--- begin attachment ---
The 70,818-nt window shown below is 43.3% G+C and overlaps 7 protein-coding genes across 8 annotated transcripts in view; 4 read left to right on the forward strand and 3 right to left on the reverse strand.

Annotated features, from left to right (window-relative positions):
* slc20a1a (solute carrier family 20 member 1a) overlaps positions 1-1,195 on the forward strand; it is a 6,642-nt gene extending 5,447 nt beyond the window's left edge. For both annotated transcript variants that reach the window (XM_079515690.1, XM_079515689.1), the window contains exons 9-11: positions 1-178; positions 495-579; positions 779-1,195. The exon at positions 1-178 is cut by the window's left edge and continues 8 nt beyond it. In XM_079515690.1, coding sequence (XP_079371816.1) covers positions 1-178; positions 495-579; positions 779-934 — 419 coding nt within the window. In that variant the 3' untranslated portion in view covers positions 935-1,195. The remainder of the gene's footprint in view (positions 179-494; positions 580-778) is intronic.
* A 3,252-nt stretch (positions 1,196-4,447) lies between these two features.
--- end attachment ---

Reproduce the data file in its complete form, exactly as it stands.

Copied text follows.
The 70,818-nt window shown below is 43.3% G+C and overlaps 7 protein-coding genes across 8 annotated transcripts in view; 4 read left to right on the forward strand and 3 right to left on the reverse strand.

Annotated features, from left to right (window-relative positions):
* slc20a1a (solute carrier family 20 member 1a) overlaps positions 1-1,195 on the forward strand; it is a 6,642-nt gene extending 5,447 nt beyond the window's left edge. For both annotated transcript variants that reach the window (XM_079515690.1, XM_079515689.1), the window contains exons 9-11: positions 1-178; positions 495-579; positions 779-1,195. The exon at positions 1-178 is cut by the window's left edge and continues 8 nt beyond it. In XM_079515690.1, coding sequence (XP_079371816.1) covers positions 1-178; positions 495-579; positions 779-934 — 419 coding nt within the window. In that variant the 3' untranslated portion in view covers positions 935-1,195. The remainder of the gene's footprint in view (positions 179-494; positions 580-778) is intronic.
* A 3,252-nt stretch (positions 1,196-4,447) lies between these two features.